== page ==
The bottom line is that toddlers don’t need cow’s milk. What toddlers do need are specific nutrients. In “Becoming Vegan” (a must-have book on nutrition), Brenda Davis, RD and Vesanto Melina, MS, RD recommend breastfeeding a baby for a minimum of one year and preferably for a full two years or more. If you decide to stop breastfeeding (or using formula), “during the 12-24 month period, fortified soymilk is your best alternative. It should contain calcium, vitamin B12, and vitamin D.” They also recommend including plenty of higher-fat foods in a toddler’s diet. Some examples of foods that provide these important sources of fat include tofu, smooth nut butters, mashed avocado, soy yogurt, puddings, and moderate amounts of olive, canola, and flax oil. Omega-3 fatty acids can be found in dark green leafy vegetables, seaweeds (which are the the original source for fish), selected seeds (flax, chia, hemp), nuts (walnuts, butternuts), and soybeans. Calcium-rich foods for toddlers include breast milk, commercial soy formula, or full-fat fortified soymilk. Food sources of vitamin B12 include nutritional yeast, fortified soy and grain milks (such as Edensoy Extra, Silk, Soy Dream, Rice Dream, So Nice, and Vitasoy Enriched), fortified breakfast cereals (such as Raisin Bran, Kelloggs Cornflakes, Grapenuts, Nutrigrain, and Total). Vitamin D–which does not exist naturally in cow’s milk; it’s only there because it has been fortified–can also be found in other fortified foods, including nondairy milks, or from sufficient sun exposure. Reed Mangles, PhD, RD provides the following chart on the Vegetarian Resource Group (as well as in her nutrition book, Simply Vegan):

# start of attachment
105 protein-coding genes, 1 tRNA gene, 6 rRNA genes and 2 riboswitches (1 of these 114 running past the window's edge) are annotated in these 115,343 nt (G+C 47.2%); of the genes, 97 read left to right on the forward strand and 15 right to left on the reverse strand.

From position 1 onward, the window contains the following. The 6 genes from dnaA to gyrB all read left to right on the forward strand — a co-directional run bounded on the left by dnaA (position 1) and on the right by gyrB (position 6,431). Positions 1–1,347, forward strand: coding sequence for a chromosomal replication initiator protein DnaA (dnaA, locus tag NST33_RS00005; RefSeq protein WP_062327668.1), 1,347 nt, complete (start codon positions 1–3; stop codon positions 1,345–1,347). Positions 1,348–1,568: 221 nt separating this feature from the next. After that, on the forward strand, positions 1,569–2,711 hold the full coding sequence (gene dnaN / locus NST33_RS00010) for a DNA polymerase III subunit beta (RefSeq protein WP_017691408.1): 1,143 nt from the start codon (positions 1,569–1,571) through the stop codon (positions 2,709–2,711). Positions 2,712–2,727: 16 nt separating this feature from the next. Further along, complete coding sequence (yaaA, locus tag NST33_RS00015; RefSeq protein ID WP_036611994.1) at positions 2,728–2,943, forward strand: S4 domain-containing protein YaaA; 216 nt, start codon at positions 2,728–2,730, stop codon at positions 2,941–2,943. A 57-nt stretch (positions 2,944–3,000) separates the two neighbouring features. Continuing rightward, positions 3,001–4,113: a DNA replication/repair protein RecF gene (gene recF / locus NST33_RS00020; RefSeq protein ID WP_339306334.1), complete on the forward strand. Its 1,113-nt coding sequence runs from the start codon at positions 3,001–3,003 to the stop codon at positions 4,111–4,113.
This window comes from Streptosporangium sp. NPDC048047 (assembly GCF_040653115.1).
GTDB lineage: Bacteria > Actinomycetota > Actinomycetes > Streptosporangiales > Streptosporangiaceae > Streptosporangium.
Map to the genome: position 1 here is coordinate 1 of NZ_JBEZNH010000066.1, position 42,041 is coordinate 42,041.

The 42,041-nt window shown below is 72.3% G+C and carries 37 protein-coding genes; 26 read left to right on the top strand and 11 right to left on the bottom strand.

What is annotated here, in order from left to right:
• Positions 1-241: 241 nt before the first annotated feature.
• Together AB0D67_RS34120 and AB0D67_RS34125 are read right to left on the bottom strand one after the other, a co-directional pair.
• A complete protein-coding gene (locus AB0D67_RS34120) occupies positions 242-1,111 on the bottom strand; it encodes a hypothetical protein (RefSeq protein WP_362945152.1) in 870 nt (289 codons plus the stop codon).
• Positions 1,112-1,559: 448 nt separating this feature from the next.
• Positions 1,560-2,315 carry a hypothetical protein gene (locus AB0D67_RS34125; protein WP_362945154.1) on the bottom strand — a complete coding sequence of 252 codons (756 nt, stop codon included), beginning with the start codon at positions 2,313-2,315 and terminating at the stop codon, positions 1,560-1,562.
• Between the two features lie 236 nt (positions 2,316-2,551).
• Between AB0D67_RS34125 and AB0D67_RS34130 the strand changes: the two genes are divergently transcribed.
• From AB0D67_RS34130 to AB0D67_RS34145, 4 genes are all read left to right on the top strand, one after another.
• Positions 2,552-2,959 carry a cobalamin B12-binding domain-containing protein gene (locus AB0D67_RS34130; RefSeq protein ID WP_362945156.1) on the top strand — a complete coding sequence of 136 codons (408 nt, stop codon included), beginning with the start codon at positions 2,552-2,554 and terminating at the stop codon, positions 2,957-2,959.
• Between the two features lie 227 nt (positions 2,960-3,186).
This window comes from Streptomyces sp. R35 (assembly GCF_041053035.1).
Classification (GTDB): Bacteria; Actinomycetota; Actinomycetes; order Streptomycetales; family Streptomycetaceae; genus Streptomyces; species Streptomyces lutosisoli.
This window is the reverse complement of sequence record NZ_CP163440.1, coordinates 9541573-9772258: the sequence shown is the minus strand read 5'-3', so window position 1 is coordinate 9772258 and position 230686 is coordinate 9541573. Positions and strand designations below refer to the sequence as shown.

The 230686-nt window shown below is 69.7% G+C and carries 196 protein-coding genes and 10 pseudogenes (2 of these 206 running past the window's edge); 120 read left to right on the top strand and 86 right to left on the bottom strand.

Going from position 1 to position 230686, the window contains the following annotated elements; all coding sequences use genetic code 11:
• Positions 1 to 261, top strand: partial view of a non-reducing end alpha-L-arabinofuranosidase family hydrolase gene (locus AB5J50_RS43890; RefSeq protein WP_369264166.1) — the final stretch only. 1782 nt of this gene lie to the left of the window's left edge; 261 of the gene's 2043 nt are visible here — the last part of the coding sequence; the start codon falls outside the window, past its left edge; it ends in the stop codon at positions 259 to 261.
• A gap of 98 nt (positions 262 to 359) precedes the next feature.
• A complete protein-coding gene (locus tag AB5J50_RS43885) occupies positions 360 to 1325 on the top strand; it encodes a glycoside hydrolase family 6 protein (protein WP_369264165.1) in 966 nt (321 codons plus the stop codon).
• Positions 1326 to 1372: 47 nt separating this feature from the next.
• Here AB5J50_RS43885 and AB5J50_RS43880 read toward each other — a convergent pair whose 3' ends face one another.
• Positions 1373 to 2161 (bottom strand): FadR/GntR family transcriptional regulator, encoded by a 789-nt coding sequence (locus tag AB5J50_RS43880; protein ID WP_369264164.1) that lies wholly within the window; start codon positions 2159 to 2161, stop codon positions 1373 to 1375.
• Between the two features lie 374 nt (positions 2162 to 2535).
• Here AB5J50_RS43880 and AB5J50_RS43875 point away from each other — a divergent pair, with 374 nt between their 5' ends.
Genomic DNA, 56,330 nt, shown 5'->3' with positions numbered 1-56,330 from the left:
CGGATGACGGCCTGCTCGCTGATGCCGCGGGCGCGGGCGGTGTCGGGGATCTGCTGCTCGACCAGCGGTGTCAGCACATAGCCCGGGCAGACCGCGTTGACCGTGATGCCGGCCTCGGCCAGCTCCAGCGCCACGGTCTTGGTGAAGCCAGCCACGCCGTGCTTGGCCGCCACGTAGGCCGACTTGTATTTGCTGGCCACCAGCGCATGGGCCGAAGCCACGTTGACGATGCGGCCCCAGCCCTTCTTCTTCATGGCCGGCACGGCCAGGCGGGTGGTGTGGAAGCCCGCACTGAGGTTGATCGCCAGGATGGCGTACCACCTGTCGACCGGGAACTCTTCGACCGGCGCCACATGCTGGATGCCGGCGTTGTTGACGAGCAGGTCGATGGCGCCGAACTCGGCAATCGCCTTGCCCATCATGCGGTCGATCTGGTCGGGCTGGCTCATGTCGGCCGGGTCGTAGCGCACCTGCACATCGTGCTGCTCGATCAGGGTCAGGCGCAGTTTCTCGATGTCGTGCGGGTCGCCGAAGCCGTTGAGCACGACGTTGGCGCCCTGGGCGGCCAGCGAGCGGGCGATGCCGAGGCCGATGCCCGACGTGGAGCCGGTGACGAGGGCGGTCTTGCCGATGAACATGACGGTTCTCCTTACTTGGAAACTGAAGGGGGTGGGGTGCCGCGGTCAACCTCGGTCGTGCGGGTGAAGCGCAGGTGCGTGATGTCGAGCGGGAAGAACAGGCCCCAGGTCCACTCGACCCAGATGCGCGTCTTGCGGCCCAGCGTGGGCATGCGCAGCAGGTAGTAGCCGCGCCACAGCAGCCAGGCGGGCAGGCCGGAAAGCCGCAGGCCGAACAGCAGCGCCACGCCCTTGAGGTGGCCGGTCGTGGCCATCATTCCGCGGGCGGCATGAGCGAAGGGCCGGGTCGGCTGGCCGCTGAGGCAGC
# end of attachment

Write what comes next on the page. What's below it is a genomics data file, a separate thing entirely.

No one wants to give their child a beverage linked to so many health problems, and I believe that deep down we all care about the mothers and babies of other species and don’t want to cause them harm if we don’t have to. For all of you with a little one in your life, I hope this information gives you the confidence to feed your children healthfully and compassionately 🙂
Below are some links I found from vegan moms raising vegan toddlers that may be helpful: